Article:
I highly recommend to think of this less of an exercise in maximizing compliance, but more in a exercise in minimizing the disservice to humans having to suffer the collateral damage.
The relevant standard does describe what the server generally must do after accepting - but it also clearly notes exceptions, such as for abusive clients:
When the receiver-SMTP accepts a piece of mail (by sending a "250 OK"
message in response to DATA), it is accepting responsibility for
delivering or relaying the message. It must take this responsibility
seriously. It MUST NOT lose the message for frivolous reasons, such
as because the host later crashes or because of a predictable
resource shortage. Some reasons that are not considered frivolous
are discussed in the next subsection and in Section 7.8.
( emphasis mine, from https://datatracker.ietf.org/doc/html/rfc5321#section-7.8 )
You may still "deliver" any share of incoming mail directly to whatever place you deem reasonable for the recipient, including the trash bin. But you do not win or lose much in how you treat the occasional spammer (really, computational resources are nothing in comparison to human lifetime), but we all lose a lot in applying special treatment to presumed abusive users that ends up affecting legitimate uses.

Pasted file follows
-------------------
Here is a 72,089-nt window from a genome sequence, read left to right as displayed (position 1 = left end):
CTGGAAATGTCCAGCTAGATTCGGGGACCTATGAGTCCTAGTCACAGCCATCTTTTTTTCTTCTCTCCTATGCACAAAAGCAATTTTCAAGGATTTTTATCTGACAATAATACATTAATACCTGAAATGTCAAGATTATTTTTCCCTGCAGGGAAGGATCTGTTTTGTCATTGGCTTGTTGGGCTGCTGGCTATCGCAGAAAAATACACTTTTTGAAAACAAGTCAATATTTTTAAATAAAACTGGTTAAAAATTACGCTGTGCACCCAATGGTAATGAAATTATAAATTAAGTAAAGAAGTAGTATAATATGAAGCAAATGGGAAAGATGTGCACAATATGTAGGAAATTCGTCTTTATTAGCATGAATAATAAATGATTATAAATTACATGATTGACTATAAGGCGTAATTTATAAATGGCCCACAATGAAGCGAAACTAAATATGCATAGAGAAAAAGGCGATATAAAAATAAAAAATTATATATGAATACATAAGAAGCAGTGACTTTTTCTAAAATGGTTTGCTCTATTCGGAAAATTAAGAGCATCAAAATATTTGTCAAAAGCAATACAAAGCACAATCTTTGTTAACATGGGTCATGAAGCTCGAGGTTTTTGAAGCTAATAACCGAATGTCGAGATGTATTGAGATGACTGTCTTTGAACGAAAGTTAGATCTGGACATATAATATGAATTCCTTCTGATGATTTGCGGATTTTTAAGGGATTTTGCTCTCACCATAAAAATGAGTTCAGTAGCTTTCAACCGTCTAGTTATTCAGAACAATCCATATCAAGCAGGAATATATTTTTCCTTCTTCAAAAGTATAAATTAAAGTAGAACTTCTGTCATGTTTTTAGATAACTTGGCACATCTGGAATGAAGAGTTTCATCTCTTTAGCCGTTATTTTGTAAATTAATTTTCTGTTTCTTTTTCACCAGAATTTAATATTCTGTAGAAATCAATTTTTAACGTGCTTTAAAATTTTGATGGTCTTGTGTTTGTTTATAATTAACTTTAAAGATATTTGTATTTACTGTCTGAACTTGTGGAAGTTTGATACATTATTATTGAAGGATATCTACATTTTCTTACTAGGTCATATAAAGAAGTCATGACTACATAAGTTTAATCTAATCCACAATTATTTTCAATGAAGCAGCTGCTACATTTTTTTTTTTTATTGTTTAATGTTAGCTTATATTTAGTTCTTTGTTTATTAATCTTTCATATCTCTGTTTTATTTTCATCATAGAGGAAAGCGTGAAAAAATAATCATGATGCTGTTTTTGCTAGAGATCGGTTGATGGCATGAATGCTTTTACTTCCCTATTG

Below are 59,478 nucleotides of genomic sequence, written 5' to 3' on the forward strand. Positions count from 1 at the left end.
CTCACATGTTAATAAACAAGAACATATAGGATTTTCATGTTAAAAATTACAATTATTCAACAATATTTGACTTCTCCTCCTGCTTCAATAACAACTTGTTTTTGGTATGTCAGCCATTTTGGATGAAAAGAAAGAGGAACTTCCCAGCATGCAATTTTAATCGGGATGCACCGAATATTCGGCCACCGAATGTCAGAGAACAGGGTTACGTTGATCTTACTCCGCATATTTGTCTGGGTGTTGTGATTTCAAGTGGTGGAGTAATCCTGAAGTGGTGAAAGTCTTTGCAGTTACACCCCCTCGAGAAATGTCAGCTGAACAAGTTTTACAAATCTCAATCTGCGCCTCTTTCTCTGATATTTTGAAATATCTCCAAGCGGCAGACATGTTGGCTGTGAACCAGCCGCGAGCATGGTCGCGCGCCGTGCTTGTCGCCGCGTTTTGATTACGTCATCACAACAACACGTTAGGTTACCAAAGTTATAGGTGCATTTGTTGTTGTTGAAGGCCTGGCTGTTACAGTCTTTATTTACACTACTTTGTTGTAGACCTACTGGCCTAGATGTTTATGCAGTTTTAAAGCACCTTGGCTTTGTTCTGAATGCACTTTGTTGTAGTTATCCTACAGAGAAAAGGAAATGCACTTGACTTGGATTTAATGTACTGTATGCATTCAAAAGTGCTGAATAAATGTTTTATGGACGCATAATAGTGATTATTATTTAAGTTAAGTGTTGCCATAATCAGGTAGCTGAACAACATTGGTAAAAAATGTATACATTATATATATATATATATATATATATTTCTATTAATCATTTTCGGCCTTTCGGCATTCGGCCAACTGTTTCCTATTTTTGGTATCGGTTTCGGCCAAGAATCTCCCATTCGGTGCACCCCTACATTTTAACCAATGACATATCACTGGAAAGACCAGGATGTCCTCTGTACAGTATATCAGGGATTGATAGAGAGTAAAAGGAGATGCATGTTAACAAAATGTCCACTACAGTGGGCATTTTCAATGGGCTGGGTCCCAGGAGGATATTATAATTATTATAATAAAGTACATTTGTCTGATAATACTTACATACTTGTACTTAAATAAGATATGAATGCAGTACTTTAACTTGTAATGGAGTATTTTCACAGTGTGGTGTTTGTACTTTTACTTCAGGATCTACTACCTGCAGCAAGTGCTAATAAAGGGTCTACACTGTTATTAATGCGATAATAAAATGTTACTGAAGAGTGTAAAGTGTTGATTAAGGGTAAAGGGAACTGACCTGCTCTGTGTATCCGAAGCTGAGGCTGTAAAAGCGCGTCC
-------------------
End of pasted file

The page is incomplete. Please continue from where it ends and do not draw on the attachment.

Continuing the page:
Spamhaus has a very good track record, but it will still occasionally return results that may not perfectly align with what sources your users never want mail from. It may even open up legal challenges around accepted, then never acted-on messages. Please wherever not strictly necessary for resistance against attacks clearly let the sender know - with a high preference on SMTP-stage defer/reject.